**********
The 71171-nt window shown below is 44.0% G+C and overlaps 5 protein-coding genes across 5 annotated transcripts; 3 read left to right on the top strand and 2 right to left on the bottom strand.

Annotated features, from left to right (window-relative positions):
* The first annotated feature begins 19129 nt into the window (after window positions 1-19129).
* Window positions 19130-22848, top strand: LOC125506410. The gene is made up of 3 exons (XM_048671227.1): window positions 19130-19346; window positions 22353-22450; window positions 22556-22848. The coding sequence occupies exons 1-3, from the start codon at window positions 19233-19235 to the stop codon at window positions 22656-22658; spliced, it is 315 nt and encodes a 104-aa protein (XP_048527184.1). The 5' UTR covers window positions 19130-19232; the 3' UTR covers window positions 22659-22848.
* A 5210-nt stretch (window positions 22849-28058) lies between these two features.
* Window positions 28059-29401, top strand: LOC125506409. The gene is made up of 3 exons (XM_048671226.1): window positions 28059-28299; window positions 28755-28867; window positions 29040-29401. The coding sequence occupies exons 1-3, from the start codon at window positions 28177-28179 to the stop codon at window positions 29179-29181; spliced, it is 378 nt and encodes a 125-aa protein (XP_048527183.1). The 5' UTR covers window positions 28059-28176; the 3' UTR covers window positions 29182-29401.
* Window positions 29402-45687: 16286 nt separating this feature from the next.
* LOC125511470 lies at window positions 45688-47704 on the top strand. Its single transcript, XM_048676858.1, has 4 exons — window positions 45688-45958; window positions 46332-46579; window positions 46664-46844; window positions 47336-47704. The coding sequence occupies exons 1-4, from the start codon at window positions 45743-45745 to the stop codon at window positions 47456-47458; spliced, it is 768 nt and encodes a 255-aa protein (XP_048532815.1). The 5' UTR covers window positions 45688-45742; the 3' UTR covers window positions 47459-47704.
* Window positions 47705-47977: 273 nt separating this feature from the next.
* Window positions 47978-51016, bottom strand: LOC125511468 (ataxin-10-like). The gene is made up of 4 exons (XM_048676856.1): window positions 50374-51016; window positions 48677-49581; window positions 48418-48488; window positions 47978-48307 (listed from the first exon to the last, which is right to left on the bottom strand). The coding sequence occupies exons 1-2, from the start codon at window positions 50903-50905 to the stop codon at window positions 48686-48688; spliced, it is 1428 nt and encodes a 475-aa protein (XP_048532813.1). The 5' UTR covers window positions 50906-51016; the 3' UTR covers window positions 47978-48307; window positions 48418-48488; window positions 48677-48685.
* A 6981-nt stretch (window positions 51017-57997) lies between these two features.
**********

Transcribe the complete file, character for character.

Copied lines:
The 71171-nt window shown below is 44.0% G+C and overlaps 5 protein-coding genes across 5 annotated transcripts; 3 read left to right on the top strand and 2 right to left on the bottom strand.

Annotated features, from left to right (window-relative positions):
* The first annotated feature begins 19129 nt into the window (after window positions 1-19129).
* Window positions 19130-22848, top strand: LOC125506410. The gene is made up of 3 exons (XM_048671227.1): window positions 19130-19346; window positions 22353-22450; window positions 22556-22848. The coding sequence occupies exons 1-3, from the start codon at window positions 19233-19235 to the stop codon at window positions 22656-22658; spliced, it is 315 nt and encodes a 104-aa protein (XP_048527184.1). The 5' UTR covers window positions 19130-19232; the 3' UTR covers window positions 22659-22848.
* A 5210-nt stretch (window positions 22849-28058) lies between these two features.
* Window positions 28059-29401, top strand: LOC125506409. The gene is made up of 3 exons (XM_048671226.1): window positions 28059-28299; window positions 28755-28867; window positions 29040-29401. The coding sequence occupies exons 1-3, from the start codon at window positions 28177-28179 to the stop codon at window positions 29179-29181; spliced, it is 378 nt and encodes a 125-aa protein (XP_048527183.1). The 5' UTR covers window positions 28059-28176; the 3' UTR covers window positions 29182-29401.
* Window positions 29402-45687: 16286 nt separating this feature from the next.
* LOC125511470 lies at window positions 45688-47704 on the top strand. Its single transcript, XM_048676858.1, has 4 exons — window positions 45688-45958; window positions 46332-46579; window positions 46664-46844; window positions 47336-47704. The coding sequence occupies exons 1-4, from the start codon at window positions 45743-45745 to the stop codon at window positions 47456-47458; spliced, it is 768 nt and encodes a 255-aa protein (XP_048532815.1). The 5' UTR covers window positions 45688-45742; the 3' UTR covers window positions 47459-47704.
* Window positions 47705-47977: 273 nt separating this feature from the next.
* Window positions 47978-51016, bottom strand: LOC125511468 (ataxin-10-like). The gene is made up of 4 exons (XM_048676856.1): window positions 50374-51016; window positions 48677-49581; window positions 48418-48488; window positions 47978-48307 (listed from the first exon to the last, which is right to left on the bottom strand). The coding sequence occupies exons 1-2, from the start codon at window positions 50903-50905 to the stop codon at window positions 48686-48688; spliced, it is 1428 nt and encodes a 475-aa protein (XP_048532813.1). The 5' UTR covers window positions 50906-51016; the 3' UTR covers window positions 47978-48307; window positions 48418-48488; window positions 48677-48685.
* A 6981-nt stretch (window positions 51017-57997) lies between these two features.